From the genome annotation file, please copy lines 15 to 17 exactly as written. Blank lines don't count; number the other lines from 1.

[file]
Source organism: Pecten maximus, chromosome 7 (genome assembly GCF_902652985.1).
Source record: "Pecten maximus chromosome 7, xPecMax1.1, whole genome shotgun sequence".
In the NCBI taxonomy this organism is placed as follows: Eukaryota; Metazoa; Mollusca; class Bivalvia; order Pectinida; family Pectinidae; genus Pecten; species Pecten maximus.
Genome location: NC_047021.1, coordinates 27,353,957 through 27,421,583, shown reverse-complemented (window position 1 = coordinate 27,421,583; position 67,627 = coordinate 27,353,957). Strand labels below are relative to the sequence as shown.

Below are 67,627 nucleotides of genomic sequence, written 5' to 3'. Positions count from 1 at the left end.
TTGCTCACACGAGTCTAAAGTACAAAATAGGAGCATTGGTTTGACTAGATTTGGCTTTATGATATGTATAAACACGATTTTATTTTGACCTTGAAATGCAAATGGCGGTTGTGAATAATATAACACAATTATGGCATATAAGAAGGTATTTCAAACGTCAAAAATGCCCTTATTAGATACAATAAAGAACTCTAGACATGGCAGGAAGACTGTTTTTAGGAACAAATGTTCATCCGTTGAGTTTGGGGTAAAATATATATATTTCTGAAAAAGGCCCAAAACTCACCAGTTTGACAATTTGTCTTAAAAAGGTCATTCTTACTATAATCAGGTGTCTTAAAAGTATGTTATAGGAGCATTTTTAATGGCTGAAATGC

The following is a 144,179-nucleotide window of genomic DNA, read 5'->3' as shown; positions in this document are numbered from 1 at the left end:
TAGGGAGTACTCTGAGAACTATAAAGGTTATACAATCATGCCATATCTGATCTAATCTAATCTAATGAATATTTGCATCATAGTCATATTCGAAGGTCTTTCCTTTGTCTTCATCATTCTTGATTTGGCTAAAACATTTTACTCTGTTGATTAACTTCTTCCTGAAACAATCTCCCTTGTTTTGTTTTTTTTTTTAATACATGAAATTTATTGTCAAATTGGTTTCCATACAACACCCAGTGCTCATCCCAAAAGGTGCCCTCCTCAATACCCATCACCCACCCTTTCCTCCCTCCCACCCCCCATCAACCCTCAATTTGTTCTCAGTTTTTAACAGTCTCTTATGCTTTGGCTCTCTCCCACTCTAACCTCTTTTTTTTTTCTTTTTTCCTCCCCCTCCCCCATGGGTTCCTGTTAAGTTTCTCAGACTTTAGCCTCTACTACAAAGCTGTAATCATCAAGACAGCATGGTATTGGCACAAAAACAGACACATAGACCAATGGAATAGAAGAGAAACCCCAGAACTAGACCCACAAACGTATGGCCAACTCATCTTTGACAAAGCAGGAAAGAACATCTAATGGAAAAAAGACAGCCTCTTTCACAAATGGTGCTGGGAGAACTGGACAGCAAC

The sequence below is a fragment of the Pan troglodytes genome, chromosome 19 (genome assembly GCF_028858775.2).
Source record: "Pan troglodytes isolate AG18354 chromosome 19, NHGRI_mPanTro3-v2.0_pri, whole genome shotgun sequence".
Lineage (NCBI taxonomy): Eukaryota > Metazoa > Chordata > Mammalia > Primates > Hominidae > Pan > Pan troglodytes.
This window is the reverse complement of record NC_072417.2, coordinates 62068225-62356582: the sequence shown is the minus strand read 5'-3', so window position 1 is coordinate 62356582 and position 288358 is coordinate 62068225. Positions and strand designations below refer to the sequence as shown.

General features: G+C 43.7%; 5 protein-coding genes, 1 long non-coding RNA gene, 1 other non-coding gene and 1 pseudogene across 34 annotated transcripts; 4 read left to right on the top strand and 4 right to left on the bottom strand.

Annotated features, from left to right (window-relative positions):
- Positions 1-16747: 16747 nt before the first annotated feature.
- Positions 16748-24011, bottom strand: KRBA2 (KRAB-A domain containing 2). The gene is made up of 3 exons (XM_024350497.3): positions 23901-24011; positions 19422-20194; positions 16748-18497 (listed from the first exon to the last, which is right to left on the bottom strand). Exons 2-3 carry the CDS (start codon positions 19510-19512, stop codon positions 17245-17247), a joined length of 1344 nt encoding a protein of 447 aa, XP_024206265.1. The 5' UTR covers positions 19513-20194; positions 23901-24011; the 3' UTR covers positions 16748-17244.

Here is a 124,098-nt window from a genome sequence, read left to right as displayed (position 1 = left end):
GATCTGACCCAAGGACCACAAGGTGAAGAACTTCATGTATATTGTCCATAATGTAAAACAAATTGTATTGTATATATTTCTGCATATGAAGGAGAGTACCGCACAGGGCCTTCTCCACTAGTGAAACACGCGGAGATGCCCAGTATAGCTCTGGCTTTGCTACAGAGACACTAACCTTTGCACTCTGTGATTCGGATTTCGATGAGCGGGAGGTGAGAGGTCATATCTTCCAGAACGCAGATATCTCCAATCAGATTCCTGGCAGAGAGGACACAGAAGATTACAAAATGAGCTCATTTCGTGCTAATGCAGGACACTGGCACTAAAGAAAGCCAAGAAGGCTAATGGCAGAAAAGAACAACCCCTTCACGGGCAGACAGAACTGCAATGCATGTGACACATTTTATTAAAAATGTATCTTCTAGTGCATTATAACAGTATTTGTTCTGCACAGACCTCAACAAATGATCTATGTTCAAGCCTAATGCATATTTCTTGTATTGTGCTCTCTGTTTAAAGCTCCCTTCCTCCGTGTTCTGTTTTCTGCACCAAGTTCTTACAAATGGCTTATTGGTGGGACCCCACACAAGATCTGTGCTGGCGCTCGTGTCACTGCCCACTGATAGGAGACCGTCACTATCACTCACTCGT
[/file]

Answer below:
- Positions 1-16747: 16747 nt before the first annotated feature.
- Positions 16748-24011, bottom strand: KRBA2 (KRAB-A domain containing 2). The gene is made up of 3 exons (XM_024350497.3): positions 23901-24011; positions 19422-20194; positions 16748-18497 (listed from the first exon to the last, which is right to left on the bottom strand). Exons 2-3 carry the CDS (start codon positions 19510-19512, stop codon positions 17245-17247), a joined length of 1344 nt encoding a protein of 447 aa, XP_024206265.1. The 5' UTR covers positions 19513-20194; positions 23901-24011; the 3' UTR covers positions 16748-17244.

Here is a 124,098-nt window from a genome sequence, read left to right as displayed (position 1 = left end):